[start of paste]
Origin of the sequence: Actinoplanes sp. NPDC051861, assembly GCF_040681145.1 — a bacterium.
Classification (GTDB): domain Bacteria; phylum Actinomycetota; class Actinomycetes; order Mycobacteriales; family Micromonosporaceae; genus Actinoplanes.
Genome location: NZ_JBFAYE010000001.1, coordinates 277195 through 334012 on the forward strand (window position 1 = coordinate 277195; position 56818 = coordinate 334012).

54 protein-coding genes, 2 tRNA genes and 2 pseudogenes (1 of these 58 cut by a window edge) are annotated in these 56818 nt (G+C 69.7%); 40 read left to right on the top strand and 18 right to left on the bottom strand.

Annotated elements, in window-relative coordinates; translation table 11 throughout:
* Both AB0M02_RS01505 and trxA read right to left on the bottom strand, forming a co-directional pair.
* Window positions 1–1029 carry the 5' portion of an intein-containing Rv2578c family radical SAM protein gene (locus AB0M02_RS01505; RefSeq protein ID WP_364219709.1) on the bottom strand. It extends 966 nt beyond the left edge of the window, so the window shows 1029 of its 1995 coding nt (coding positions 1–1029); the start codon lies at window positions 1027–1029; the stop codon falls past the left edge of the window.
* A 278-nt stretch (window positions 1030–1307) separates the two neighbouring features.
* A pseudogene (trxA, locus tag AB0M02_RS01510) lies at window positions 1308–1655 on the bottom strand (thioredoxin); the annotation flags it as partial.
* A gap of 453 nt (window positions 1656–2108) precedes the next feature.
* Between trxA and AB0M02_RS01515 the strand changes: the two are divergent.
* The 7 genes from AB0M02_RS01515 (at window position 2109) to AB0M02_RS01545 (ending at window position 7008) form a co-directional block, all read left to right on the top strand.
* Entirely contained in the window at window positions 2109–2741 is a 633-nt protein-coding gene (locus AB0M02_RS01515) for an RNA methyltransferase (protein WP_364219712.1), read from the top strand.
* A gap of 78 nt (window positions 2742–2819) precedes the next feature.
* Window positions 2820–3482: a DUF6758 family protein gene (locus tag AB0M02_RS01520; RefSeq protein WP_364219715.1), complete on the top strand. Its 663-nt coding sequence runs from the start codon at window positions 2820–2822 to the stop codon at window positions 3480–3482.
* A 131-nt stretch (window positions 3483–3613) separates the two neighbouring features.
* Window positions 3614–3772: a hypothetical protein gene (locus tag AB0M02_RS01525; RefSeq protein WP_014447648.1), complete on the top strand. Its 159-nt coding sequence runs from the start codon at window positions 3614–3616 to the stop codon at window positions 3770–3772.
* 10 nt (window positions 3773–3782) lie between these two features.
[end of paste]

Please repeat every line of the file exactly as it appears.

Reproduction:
Origin of the sequence: Actinoplanes sp. NPDC051861, assembly GCF_040681145.1 — a bacterium.
Classification (GTDB): domain Bacteria; phylum Actinomycetota; class Actinomycetes; order Mycobacteriales; family Micromonosporaceae; genus Actinoplanes.
Genome location: NZ_JBFAYE010000001.1, coordinates 277195 through 334012 on the forward strand (window position 1 = coordinate 277195; position 56818 = coordinate 334012).

54 protein-coding genes, 2 tRNA genes and 2 pseudogenes (1 of these 58 cut by a window edge) are annotated in these 56818 nt (G+C 69.7%); 40 read left to right on the top strand and 18 right to left on the bottom strand.

Annotated elements, in window-relative coordinates; translation table 11 throughout:
* Both AB0M02_RS01505 and trxA read right to left on the bottom strand, forming a co-directional pair.
* Window positions 1–1029 carry the 5' portion of an intein-containing Rv2578c family radical SAM protein gene (locus AB0M02_RS01505; RefSeq protein ID WP_364219709.1) on the bottom strand. It extends 966 nt beyond the left edge of the window, so the window shows 1029 of its 1995 coding nt (coding positions 1–1029); the start codon lies at window positions 1027–1029; the stop codon falls past the left edge of the window.
* A 278-nt stretch (window positions 1030–1307) separates the two neighbouring features.
* A pseudogene (trxA, locus tag AB0M02_RS01510) lies at window positions 1308–1655 on the bottom strand (thioredoxin); the annotation flags it as partial.
* A gap of 453 nt (window positions 1656–2108) precedes the next feature.
* Between trxA and AB0M02_RS01515 the strand changes: the two are divergent.
* The 7 genes from AB0M02_RS01515 (at window position 2109) to AB0M02_RS01545 (ending at window position 7008) form a co-directional block, all read left to right on the top strand.
* Entirely contained in the window at window positions 2109–2741 is a 633-nt protein-coding gene (locus AB0M02_RS01515) for an RNA methyltransferase (protein WP_364219712.1), read from the top strand.
* A gap of 78 nt (window positions 2742–2819) precedes the next feature.
* Window positions 2820–3482: a DUF6758 family protein gene (locus tag AB0M02_RS01520; RefSeq protein WP_364219715.1), complete on the top strand. Its 663-nt coding sequence runs from the start codon at window positions 2820–2822 to the stop codon at window positions 3480–3482.
* A 131-nt stretch (window positions 3483–3613) separates the two neighbouring features.
* Window positions 3614–3772: a hypothetical protein gene (locus tag AB0M02_RS01525; RefSeq protein WP_014447648.1), complete on the top strand. Its 159-nt coding sequence runs from the start codon at window positions 3614–3616 to the stop codon at window positions 3770–3772.
* 10 nt (window positions 3773–3782) lie between these two features.